But oh, the path that Thou hast trod

So long, so hard, so bleak!

On Thee was laid the weight and blame

Of all our sin and shame;

How deep Thou sankest in our woe

No one can ever know.


O spotless Lamb, that on the tree

Receiv’d the cruel wound!

O boundless love! to set us free

He in our chains was bound.

He wore and broke our prison bands

With pierced feet and hands;

A Victor bold, the tomb He broke,

Gave death its mortal stroke.


Behold them stand around His throne,

Those legions snowy white;

Each eye is gleaming like the sun

At this most wond’rous sight.

The story of grim Calvary

On which He made us free,

Is still among the angels’ throng

The noblest, sweetest song.


Twelve thousand twelve are holding now

Their harps before the throne,

The Father’s name upon each brow

Marks them the Savior’s own.

As mighty, rushing billows roar,

They shout forevermore:

To Him who won us from our plight

Be glory, praise and might!


We thank Thee Father for Thy love

To Adam’s fallen race;

Thou sendest Jesus from above

To die in sinners’ place.

Praise we His name with fleeting breath,

Praise Him in life and death,

To Him who suffered on the tree,

Praise through eternity.




On the Hymn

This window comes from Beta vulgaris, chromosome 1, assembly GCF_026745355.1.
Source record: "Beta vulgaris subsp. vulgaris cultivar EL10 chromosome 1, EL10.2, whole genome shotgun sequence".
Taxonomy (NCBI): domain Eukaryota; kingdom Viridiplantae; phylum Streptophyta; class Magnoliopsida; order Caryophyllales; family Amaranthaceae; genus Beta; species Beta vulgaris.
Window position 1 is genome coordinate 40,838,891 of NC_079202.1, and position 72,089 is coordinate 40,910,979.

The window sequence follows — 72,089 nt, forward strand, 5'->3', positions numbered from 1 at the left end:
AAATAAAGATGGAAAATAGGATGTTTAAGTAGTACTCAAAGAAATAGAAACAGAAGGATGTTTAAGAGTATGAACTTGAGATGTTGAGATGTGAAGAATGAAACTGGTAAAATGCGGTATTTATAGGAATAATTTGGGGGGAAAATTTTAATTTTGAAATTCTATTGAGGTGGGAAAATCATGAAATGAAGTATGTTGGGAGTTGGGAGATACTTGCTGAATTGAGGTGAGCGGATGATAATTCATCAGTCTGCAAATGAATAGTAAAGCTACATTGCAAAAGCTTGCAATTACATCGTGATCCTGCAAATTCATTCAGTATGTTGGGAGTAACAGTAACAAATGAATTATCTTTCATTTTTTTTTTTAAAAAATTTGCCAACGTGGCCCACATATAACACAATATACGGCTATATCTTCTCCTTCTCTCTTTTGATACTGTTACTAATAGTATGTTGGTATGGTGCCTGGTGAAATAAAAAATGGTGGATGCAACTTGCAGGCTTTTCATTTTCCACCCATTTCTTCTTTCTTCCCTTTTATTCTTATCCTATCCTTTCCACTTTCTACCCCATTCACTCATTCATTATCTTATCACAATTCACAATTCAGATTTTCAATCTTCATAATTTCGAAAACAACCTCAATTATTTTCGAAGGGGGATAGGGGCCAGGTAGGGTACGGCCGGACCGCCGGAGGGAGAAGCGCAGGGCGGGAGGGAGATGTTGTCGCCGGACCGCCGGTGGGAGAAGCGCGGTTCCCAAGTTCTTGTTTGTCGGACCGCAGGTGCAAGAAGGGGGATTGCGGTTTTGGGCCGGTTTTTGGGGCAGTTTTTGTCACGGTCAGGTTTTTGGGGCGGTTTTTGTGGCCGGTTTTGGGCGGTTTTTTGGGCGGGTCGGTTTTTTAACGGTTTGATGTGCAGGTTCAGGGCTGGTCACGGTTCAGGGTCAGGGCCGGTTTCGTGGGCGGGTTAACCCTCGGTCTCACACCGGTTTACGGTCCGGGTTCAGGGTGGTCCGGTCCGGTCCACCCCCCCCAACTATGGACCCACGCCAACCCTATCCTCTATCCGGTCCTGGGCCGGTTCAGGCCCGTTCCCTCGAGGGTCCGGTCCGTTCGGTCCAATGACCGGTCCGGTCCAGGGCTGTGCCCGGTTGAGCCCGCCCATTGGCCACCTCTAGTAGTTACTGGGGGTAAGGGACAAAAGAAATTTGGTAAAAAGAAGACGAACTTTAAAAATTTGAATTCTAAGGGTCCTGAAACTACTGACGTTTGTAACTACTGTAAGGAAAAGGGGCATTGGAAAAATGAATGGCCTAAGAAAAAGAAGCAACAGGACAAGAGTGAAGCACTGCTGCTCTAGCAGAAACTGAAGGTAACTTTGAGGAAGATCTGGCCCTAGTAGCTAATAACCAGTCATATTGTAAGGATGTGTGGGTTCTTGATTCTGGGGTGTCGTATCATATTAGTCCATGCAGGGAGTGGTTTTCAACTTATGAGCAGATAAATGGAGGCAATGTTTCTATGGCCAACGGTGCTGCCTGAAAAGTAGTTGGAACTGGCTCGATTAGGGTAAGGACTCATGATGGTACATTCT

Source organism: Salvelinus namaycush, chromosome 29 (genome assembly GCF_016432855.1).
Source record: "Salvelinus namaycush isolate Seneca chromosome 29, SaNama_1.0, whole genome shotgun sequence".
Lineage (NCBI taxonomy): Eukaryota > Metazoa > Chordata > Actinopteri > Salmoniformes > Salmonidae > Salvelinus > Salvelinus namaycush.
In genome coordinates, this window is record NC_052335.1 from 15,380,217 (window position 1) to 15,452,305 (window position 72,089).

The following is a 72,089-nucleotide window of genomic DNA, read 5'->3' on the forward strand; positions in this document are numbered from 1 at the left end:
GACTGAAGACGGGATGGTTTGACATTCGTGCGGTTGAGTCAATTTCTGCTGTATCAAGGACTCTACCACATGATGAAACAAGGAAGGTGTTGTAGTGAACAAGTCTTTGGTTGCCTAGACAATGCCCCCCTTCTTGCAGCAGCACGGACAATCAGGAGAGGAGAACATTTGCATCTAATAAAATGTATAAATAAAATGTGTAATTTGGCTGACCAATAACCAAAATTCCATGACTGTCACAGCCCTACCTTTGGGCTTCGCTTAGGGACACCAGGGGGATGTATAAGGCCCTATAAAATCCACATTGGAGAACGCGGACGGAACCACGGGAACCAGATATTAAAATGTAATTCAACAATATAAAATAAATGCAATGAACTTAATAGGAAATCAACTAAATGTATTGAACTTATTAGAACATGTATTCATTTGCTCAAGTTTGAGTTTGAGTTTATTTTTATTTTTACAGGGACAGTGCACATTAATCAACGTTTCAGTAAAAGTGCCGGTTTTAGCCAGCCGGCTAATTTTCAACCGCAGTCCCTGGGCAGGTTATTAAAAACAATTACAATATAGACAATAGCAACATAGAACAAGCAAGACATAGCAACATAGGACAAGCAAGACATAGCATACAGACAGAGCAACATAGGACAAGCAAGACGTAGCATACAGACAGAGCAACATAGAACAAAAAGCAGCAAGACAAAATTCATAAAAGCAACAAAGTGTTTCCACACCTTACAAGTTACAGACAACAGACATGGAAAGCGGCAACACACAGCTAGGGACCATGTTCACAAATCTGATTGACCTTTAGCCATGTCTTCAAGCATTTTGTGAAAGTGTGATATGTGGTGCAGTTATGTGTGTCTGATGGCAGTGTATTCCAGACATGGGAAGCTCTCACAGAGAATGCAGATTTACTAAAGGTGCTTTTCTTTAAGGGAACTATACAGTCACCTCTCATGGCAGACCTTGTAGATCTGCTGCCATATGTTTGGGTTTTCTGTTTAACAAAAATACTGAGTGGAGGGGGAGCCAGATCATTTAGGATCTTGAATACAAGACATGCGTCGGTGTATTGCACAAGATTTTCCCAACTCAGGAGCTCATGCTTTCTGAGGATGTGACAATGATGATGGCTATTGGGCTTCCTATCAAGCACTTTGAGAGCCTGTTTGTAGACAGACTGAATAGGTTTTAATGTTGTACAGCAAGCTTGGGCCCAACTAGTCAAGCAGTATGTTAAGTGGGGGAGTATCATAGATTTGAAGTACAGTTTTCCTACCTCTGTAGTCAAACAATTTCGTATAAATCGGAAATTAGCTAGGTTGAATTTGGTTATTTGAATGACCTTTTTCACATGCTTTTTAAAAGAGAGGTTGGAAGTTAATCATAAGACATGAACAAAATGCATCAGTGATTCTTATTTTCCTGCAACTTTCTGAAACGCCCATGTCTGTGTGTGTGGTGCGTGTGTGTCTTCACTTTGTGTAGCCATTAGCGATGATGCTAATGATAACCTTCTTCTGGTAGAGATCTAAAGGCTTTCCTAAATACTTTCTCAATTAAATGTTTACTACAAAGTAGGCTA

I commissioned Dr. Schalk (see Nancy M. Raabe, Carl F. Schalk: A Life in Song, 2013) to compose a new tune for the Hans A. Brorson (1674–1764) hymn, Jeg ser dig, søde Lam, at staa (“I See Thee Stand, O Lamb of God,” Hymnal For Church and Home, Revised and Enlarged, Blair, Nebraska, 1942), in celebration of the fortieth anniversary of my ordination in 2019. This wonderful Schalk tune is called AN DEINE STAT (Luther’s Works 22:167 – for “the substitute” or the one who stands “in our place”). This tune clearly compliments this magnificent Brorson text. The hymn is about how the death of Jesus saves us from our sins. Since Christ’s crucifixion has been the focus of my ministry (1 Corinthians 2:2; Romans 5:9), I wanted to give this old hymn a new tune. The hymn goes on for five verses exploring for our edification feature after feature of Christ’s cross. [1] The first verse goes to the heart of the matter by saying that “the weight and blame of all our sin and shame” was laid on Christ, nailed to the Cross. [2] In the second verse we hear that death is defeated by his death – which is how the crucifixion saves all who believe in Christ. [3] In the third verse we learn how his death frees us – which is praised by the heavenly “angels’ throng.” [4] In the fourth verse we see that Jesus “won us from our plight” – by his costly suffering and death. [5] And in the last verse we have the summary that Jesus died “in sinners’ place” – graciously suffering what we deserved. For more on Brorson, listen to some of his other hymns on the recording, The Treasure of Faith (Kontrapunkt, 1995). Finally my prayer is that this Brorson-Schalk hymn will bolster your faith in the one thing needful. On this see Luke 10:42 and Appendix Four and the Preface in my Kierkegaard in the Pulpit, 2016 – as well asLuther’s Works 76:17 – “it is necessary above all things that we have [the] one in our place who took on Himself all the punishment we had deserved.”